When Hurricane Sally hit the coasts of northern Florida and Alabama in September 2020, emergency preparedness and public health officials were concerned about food and water safety. And sure enough, the hurricane created issues for both. Shortly after the hurricane, cases of Giardia (a waterborne disease) and hepatitis A (a foodborne disease) spiked in northern Florida. But the increases went largely unnoticed. Why?
Experts can gauge food and water safety by monitoring reportable diseases and conducting water quality testing. Yet it’s rare for those data sources to be triangulated for use in allocating emergency resources. Current public health infrastructure does not support such connections or real-time data exchanges.
To rapidly prepare for and respond to outcomes of natural disasters like hurricanes – or events like a pandemic – our public health infrastructure needs to be redesigned to help us quickly:
- Obtain relevant health data, integrate and structure it to optimize analysis.
- Examine the data to identify situations of interest and make data-driven decisions.
- Communicate and share data in accessible, easy-to-understand ways – with the public, government leaders, politicians and the media.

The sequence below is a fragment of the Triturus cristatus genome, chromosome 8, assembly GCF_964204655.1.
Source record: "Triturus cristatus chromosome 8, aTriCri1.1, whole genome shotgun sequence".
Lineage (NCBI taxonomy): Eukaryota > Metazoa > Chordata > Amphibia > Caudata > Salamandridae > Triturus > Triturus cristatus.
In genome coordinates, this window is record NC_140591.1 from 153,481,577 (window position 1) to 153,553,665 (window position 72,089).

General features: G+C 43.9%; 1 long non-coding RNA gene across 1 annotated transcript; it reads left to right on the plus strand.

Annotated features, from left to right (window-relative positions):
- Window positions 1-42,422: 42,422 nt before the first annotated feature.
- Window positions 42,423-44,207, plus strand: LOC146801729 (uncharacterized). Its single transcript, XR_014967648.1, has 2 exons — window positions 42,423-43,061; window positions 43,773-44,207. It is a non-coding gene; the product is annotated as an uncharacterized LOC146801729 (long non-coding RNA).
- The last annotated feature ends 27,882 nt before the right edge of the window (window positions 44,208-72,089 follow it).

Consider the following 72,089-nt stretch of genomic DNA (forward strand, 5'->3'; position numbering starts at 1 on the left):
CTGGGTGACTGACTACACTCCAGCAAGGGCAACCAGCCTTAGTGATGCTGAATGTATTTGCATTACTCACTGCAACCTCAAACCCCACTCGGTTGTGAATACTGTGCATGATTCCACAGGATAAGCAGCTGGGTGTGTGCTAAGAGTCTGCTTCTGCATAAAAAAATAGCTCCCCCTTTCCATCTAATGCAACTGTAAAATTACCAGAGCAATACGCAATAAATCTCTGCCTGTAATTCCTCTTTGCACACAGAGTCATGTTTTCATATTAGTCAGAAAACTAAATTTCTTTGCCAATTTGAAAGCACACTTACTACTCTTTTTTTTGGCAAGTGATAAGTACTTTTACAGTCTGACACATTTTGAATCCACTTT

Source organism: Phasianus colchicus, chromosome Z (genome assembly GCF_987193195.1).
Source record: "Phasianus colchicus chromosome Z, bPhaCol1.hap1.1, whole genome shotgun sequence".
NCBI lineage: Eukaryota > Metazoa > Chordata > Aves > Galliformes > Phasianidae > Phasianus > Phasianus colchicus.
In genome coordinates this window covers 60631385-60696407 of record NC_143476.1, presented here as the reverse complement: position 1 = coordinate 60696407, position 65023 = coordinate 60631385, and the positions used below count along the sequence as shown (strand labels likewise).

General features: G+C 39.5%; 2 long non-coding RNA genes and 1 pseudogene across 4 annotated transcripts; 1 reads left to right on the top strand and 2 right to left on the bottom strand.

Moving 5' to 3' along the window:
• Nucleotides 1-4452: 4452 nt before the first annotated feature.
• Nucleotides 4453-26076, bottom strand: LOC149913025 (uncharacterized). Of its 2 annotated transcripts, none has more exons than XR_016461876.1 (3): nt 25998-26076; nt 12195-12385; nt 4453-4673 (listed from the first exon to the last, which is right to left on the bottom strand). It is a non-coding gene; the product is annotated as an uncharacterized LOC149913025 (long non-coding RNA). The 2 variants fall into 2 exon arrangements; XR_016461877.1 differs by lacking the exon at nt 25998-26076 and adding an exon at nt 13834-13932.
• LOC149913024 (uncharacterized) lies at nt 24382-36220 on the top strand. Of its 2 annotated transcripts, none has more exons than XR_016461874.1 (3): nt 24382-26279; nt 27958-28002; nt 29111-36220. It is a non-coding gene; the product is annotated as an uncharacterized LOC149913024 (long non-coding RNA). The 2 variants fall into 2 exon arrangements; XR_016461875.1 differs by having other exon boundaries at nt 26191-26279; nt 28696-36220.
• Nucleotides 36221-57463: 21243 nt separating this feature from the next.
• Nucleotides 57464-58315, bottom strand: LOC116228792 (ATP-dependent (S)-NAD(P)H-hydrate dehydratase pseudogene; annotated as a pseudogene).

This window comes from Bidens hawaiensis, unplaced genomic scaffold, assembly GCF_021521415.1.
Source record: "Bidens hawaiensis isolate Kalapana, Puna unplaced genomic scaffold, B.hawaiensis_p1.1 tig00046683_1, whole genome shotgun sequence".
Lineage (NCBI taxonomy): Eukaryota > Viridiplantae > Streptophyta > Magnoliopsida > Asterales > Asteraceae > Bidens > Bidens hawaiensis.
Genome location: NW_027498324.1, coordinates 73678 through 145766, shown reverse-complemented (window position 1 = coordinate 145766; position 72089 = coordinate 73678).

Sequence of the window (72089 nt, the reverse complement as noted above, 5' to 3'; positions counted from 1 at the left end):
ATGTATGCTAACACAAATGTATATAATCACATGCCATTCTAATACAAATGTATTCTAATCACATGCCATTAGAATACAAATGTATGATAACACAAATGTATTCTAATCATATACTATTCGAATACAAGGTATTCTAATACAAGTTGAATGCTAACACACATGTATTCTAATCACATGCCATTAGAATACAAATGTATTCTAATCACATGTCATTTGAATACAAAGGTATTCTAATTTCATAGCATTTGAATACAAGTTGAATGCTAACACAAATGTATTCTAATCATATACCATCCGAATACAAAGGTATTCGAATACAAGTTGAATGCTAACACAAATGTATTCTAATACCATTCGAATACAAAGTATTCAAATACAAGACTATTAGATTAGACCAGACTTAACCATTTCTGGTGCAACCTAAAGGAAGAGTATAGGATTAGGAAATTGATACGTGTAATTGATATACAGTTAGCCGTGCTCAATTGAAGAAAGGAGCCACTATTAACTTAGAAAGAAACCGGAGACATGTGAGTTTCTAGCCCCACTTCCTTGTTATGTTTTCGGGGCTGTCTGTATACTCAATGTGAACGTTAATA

- Make evidence-based health evaluations using informative and robust statistical metrics.
The urgency grows
As the global climate shifts and individuals become increasingly mobile, the urgency to detect the impact on human health grows. Whether it’s a natural disaster, new interactions between animals carrying novel diseases or the emergence of an old disease in a new location, our public health infrastructure must be able to handle the challenges of the future. There are obvious detriments to population health if public health infrastructure is not modernized.
As citizens, we notice the obvious signs of decaying physical infrastructure – bridges crumbling, potholes in roads or heavy traffic on overutilized highways. Yet public health works best when it is not seen. The effects of neglected public health infrastructure become apparent when an outbreak is not contained, a novel disease goes undetected for months, or progress in eliminating racial and ethnic disparities is never realized.
Despite the emergence of three completely new-to-human strains of coronaviruses in the last 18 years, US public health organizations experienced a 10% reduction in federal and state funding and the same decrease in its workforce. The time to build an infrastructure for future generations is now.
A wake-up call for modernizing public health
The benefits of modernizing public health infrastructure are far-reaching, drastically improving our ability to protect the public's health, predict future issues and rapidly address problems we already face. The time to act is now.
Understanding the infrastructure behind public health